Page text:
Communities Change Fierce Civility
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Joe Weston

Preparing for a 21st century LASTING peace movement – #1, Introduction

global connection

Imagine a world where each individual had the commitment and the skill to positively interact with all beings with respect and honor, even if the others views and beliefs were different. Imagine being committed to collaboration and not breaking the connection through fear, hate or anger, avoiding further misunderstandings and, ultimately, fights, crime, and war. Imagine feeling so fulfilled and confident in yourself that you naturally desire to empower others.

We have moved into an age of global connection. There is little on this planet that doesn’t in some way affect something else; every altercation has ramifications to all nations. When the economy or government of one nation shifts, ripples will eventually reach other nations. The news is filled with stories showing the volatility of the world economy and the urgency to heal our relationship with the environment. This shift requires us to be more involved with the whole.

We are currently in a phase of history where much is shifting, even crumbling. This has enormous advantages. This means we discard old, outdated ways to make room for new modes of governing and relating to one another. This also holds the possibility to cause more havoc if we are not responsible. I have been involved with the Occupy Oakland movement for a couple of weeks now and I am learning a lot about passion, frustration and the essential need for solidarity, perseverance, level-headedness and clear structures for communication and collaboration.

Conflict can only occur when we are being negatively judgmental and acting from our reactive behavior, when the goal of a relationship or an encounter is to defeat the other or when someone chooses to avoid hearing or speaking the truth. If we are going to move peacefully through the current shifts in our personal relationships, in our communities, and on a global scale, we will need to develop clearer, respectful ways to communicate in order to find new, creative solutions to current problems.

At the beginning of the twenty first century, we understand very well that our actions have consequences, and that we have the power and the right to transform and evolve. We see the potential of the individual and have created a culture where many of us have the freedom to attempt to manifest our goals.

For those of us who are fortunate enough to have this opportunityI say now is the time to take what we have learned and do something with this knowledge! We have the resources, skills, healing, and wisdom to actually make a difference in our relationships, in the workplace, in our neighborhoods, and globally. Every small contribution makes a difference. If we can truly take responsibility for our actions and support others in their process toward conscious interaction, we will see positive change.

Peacemaking should not focus solely on law enforcement and getting armies to put down their weapons. The true work of peacemaking is teaching each individual how to shift his or her personal behavior when engaging with others. For positive, lasting change to occur, we must develop the skills to stay engaged with others in a peaceful way, even when we disagree and especially when someone has been hurt.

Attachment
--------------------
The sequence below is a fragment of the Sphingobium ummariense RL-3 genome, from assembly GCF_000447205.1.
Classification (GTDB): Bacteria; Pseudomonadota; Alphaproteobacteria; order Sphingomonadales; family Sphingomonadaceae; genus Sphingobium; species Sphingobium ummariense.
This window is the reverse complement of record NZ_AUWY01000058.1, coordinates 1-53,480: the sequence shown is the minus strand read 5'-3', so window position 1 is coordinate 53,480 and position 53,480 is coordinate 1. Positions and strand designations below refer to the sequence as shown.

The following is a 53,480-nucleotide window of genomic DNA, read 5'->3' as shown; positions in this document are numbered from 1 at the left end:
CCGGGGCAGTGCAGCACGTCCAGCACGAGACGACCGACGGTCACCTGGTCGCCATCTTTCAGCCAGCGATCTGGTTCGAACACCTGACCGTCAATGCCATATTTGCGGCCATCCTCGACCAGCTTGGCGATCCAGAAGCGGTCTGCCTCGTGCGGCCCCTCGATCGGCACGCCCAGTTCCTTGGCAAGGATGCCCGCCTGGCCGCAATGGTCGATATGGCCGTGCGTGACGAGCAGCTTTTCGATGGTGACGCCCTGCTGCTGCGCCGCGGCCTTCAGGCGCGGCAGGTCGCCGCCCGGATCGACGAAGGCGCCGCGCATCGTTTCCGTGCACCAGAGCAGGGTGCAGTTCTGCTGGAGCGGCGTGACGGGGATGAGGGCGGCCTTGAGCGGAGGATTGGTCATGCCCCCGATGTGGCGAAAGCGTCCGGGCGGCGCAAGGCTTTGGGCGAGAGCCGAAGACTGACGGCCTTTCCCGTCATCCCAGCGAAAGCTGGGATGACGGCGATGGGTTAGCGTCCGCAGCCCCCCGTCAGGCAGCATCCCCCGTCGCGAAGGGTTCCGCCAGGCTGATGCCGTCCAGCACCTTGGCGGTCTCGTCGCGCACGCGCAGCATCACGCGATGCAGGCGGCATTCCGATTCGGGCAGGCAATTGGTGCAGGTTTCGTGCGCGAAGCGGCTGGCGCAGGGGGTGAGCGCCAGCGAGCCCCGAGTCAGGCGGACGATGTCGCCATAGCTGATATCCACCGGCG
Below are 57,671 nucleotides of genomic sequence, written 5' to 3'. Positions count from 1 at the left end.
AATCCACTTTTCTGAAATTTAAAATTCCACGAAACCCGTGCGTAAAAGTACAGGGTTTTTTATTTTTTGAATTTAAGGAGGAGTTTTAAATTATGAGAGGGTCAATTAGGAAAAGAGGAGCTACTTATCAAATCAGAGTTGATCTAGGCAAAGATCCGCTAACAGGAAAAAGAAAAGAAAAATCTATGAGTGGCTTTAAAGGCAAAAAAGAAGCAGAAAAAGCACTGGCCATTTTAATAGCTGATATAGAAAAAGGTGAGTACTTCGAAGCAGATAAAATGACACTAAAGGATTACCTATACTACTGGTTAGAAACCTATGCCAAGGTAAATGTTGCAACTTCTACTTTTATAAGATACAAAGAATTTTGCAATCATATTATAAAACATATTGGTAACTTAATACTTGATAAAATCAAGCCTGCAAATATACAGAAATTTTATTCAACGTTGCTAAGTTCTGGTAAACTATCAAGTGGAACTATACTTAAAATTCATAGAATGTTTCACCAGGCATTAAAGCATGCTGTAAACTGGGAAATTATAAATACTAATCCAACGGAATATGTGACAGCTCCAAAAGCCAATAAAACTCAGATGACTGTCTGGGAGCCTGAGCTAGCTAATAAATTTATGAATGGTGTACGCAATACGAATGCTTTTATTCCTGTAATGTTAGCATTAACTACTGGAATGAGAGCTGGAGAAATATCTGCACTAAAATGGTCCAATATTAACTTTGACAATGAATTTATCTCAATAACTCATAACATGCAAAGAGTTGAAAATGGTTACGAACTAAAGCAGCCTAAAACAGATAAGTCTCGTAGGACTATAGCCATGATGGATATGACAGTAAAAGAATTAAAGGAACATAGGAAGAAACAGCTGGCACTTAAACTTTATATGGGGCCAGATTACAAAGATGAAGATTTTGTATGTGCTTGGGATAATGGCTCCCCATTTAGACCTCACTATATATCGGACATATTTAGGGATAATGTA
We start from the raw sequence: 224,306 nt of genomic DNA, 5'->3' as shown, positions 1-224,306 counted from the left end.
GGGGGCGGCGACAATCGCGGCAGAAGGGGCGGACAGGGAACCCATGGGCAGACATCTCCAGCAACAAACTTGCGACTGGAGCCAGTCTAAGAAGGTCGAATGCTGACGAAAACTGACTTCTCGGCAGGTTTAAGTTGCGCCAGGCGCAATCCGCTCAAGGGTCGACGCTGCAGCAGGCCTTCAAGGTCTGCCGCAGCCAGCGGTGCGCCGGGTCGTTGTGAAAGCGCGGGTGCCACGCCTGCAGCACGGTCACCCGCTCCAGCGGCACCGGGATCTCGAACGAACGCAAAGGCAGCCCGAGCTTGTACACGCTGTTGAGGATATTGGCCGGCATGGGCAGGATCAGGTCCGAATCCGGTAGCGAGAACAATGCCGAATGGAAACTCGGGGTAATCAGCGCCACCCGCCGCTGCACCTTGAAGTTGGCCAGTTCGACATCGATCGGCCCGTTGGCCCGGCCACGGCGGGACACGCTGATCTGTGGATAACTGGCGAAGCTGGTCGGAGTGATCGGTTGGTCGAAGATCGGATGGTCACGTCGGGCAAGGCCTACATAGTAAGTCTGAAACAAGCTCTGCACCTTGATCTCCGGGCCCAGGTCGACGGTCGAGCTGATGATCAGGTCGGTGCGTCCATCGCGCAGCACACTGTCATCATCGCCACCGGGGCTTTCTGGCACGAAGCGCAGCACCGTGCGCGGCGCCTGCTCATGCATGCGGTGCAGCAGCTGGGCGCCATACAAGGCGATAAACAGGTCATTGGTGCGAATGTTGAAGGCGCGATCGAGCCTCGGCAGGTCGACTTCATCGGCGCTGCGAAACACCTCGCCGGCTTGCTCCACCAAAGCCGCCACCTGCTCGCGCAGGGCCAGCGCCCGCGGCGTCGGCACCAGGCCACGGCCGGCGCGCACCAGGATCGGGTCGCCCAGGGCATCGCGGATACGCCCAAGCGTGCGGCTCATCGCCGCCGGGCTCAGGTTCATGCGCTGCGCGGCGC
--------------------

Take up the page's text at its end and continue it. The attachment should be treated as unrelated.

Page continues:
The true practice of the peacemaker is to manage reactive behavior while having the generosity to hear someone else’s side to a story and then skillfully reach resolution and understanding or find ways to disagree respectfully. This is the blueprint of a twenty-first century peacemaking coalition.

And it all starts with the individual! It doesn’t take place on the battlefields. It takes place in the family kitchens, the schoolyard, the workplace, in line at the supermarket, and currently in tent villages around the world. Each time we avoid or resolve conflict we move one step closer to a culture of lasting peace. Disturbing feelings and misunderstandings may still be present, but we will feel confident that we can overcome these disturbances and find a way to stay connected.

Albert Einstein said, “You cannot solve a problem from the same consciousness that created it. You must see the world anew.” Using complicated methods to solve problems only creates more complications. The solutions are simple: begin with first acknowledging the power of openhearted connection, which includes respect, compassion, generosity, and understanding. Then, learn the skills to engage from the heart and maintain that connection with others, even when it gets challenging. When you are in your heart you tap into your wisdom and common sense as a source of energy and power.

We won’t take action until we feel what is happening around us. When you are fully in your heart and feel compassion, you will not be able to tolerate that people are hungry, that you are fighting with loved ones, or that others are suffering. You will search for new policies and strategies that acknowledge that the only way you can win is if everyone elseinvolved also wins.

Judgments, assumptions, and all the concepts that keep us separate (for instance, victim/perpetrator, Democrat/Republican, rich/poor) seem to fall away. You begin to feel what vulnerability really is, and more importantly, you begin to discover the enormous power in vulnerability. And I believe that it is only in your vulnerability that your true power is revealed.

I don’t claim to have all the answers, but if you are interested and intrigued, stay engaged, and let’s explore this together!


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Amazon #1 bestseller in 14 categories, including Leadership Training, Business Conflict Resolution & Mediation, and Stress Reduction

Communities Change Fierce Civility

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